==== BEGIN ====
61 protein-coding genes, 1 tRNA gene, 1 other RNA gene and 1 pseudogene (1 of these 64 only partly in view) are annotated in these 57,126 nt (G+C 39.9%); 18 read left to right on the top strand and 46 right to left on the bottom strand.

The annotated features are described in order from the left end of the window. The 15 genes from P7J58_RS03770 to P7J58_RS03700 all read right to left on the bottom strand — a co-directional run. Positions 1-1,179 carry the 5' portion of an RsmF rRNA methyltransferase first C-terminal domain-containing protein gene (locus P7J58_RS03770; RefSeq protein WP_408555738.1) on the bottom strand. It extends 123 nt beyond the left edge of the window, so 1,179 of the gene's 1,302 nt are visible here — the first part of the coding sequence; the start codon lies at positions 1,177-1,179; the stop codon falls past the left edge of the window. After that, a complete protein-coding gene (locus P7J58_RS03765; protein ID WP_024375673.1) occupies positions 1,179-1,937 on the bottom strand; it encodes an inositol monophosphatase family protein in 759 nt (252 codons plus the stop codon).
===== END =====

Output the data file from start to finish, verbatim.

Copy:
61 protein-coding genes, 1 tRNA gene, 1 other RNA gene and 1 pseudogene (1 of these 64 only partly in view) are annotated in these 57,126 nt (G+C 39.9%); 18 read left to right on the top strand and 46 right to left on the bottom strand.

The annotated features are described in order from the left end of the window. The 15 genes from P7J58_RS03770 to P7J58_RS03700 all read right to left on the bottom strand — a co-directional run. Positions 1-1,179 carry the 5' portion of an RsmF rRNA methyltransferase first C-terminal domain-containing protein gene (locus P7J58_RS03770; RefSeq protein WP_408555738.1) on the bottom strand. It extends 123 nt beyond the left edge of the window, so 1,179 of the gene's 1,302 nt are visible here — the first part of the coding sequence; the start codon lies at positions 1,177-1,179; the stop codon falls past the left edge of the window. After that, a complete protein-coding gene (locus P7J58_RS03765; protein ID WP_024375673.1) occupies positions 1,179-1,937 on the bottom strand; it encodes an inositol monophosphatase family protein in 759 nt (252 codons plus the stop codon).